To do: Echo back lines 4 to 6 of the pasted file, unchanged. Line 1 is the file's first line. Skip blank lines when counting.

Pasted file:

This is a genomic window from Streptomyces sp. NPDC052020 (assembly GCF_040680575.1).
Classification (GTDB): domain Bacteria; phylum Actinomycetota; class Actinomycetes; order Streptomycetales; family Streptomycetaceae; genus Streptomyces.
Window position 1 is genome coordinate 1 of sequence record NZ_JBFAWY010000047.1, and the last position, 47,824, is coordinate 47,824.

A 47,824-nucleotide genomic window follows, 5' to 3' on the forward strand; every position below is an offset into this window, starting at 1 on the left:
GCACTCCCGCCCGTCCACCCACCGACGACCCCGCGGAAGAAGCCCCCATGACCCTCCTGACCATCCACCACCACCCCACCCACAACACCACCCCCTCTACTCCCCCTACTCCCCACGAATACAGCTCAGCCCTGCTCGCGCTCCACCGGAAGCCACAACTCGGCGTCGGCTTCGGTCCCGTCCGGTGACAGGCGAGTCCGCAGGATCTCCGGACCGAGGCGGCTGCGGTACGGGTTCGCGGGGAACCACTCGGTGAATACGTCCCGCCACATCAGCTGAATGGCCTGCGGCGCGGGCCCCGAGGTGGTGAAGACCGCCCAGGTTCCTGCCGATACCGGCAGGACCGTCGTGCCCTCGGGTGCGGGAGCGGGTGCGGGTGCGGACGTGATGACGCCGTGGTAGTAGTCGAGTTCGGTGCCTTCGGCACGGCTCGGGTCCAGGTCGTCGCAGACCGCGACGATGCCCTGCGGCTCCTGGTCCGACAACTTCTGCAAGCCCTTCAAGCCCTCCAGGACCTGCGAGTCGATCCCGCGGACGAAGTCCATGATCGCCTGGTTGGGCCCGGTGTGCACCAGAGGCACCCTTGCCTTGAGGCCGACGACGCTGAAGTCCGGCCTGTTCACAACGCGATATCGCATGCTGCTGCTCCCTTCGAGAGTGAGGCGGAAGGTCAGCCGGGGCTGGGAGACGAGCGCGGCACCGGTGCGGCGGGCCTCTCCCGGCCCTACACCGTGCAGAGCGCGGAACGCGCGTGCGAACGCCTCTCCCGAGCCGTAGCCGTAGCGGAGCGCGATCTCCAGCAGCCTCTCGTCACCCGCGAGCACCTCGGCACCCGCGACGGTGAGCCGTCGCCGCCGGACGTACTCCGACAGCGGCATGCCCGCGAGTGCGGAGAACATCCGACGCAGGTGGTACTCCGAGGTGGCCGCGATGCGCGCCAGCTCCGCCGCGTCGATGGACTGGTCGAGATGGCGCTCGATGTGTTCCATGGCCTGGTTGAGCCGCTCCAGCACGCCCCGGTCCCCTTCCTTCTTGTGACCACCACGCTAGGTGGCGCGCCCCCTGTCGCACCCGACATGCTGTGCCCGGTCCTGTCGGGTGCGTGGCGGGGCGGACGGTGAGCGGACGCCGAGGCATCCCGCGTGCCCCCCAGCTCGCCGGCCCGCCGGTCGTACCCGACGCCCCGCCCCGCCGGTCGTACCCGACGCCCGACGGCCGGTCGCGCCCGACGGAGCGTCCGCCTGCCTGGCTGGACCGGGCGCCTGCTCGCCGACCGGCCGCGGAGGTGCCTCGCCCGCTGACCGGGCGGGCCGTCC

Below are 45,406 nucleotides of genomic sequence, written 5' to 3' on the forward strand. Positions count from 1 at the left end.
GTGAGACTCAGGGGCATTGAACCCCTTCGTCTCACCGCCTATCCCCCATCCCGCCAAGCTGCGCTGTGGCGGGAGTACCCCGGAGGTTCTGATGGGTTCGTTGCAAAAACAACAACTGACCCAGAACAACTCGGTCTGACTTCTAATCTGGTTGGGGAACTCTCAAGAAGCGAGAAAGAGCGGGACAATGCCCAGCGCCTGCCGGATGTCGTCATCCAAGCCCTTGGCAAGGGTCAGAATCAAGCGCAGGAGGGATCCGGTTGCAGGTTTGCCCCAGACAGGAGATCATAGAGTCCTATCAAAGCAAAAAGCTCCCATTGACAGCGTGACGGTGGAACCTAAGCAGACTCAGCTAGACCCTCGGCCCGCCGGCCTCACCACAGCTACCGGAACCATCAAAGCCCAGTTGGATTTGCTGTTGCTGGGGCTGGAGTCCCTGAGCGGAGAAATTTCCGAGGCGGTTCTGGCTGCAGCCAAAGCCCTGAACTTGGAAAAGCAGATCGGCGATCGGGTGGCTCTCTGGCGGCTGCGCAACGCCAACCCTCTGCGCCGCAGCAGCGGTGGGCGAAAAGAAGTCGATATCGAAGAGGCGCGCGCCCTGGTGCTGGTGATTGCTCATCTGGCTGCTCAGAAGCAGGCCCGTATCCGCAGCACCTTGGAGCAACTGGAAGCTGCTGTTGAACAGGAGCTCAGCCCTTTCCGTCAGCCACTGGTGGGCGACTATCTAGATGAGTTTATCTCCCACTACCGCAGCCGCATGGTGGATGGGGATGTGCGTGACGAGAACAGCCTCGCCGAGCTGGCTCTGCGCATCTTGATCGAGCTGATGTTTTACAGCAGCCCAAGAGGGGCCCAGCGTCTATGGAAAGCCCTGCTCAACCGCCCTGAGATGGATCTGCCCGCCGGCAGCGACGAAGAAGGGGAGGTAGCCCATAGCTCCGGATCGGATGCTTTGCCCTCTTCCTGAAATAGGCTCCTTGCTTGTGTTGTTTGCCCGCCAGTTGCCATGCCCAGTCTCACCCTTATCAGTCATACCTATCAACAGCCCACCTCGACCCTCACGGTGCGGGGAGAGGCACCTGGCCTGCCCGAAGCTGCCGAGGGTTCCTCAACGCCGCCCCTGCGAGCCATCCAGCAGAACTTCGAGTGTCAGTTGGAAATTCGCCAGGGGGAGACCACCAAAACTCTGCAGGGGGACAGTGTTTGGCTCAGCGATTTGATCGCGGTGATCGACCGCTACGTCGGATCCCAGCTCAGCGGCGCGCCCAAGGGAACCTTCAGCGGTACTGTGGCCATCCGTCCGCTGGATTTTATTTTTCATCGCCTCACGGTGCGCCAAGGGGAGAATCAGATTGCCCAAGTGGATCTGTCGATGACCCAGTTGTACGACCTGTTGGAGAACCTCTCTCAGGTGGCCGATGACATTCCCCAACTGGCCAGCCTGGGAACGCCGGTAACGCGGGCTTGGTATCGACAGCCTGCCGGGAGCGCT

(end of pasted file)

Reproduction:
A 47,824-nucleotide genomic window follows, 5' to 3' on the forward strand; every position below is an offset into this window, starting at 1 on the left:
GCACTCCCGCCCGTCCACCCACCGACGACCCCGCGGAAGAAGCCCCCATGACCCTCCTGACCATCCACCACCACCCCACCCACAACACCACCCCCTCTACTCCCCCTACTCCCCACGAATACAGCTCAGCCCTGCTCGCGCTCCACCGGAAGCCACAACTCGGCGTCGGCTTCGGTCCCGTCCGGTGACAGGCGAGTCCGCAGGATCTCCGGACCGAGGCGGCTGCGGTACGGGTTCGCGGGGAACCACTCGGTGAATACGTCCCGCCACATCAGCTGAATGGCCTGCGGCGCGGGCCCCGAGGTGGTGAAGACCGCCCAGGTTCCTGCCGATACCGGCAGGACCGTCGTGCCCTCGGGTGCGGGAGCGGGTGCGGGTGCGGACGTGATGACGCCGTGGTAGTAGTCGAGTTCGGTGCCTTCGGCACGGCTCGGGTCCAGGTCGTCGCAGACCGCGACGATGCCCTGCGGCTCCTGGTCCGACAACTTCTGCAAGCCCTTCAAGCCCTCCAGGACCTGCGAGTCGATCCCGCGGACGAAGTCCATGATCGCCTGGTTGGGCCCGGTGTGCACCAGAGGCACCCTTGCCTTGAGGCCGACGACGCTGAAGTCCGGCCTGTTCACAACGCGATATCGCATGCTGCTGCTCCCTTCGAGAGTGAGGCGGAAGGTCAGCCGGGGCTGGGAGACGAGCGCGGCACCGGTGCGGCGGGCCTCTCCCGGCCCTACACCGTGCAGAGCGCGGAACGCGCGTGCGAACGCCTCTCCCGAGCCGTAGCCGTAGCGGAGCGCGATCTCCAGCAGCCTCTCGTCACCCGCGAGCACCTCGGCACCCGCGACGGTGAGCCGTCGCCGCCGGACGTACTCCGACAGCGGCATGCCCGCGAGTGCGGAGAACATCCGACGCAGGTGGTACTCCGAGGTGGCCGCGATGCGCGCCAGCTCCGCCGCGTCGATGGACTGGTCGAGATGGCGCTCGATGTGTTCCATGGCCTGGTTGAGCCGCTCCAGCACGCCCCGGTCCCCTTCCTTCTTGTGACCACCACGCTAGGTGGCGCGCCCCCTGTCGCACCCGACATGCTGTGCCCGGTCCTGTCGGGTGCGTGGCGGGGCGGACGGTGAGCGGACGCCGAGGCATCCCGCGTGCCCCCCAGCTCGCCGGCCCGCCGGTCGTACCCGACGCCCCGCCCCGCCGGTCGTACCCGACGCCCGACGGCCGGTCGCGCCCGACGGAGCGTCCGCCTGCCTGGCTGGACCGGGCGCCTGCTCGCCGACCGGCCGCGGAGGTGCCTCGCCCGCTGACCGGGCGGGCCGTCC

Below are 45,406 nucleotides of genomic sequence, written 5' to 3' on the forward strand. Positions count from 1 at the left end.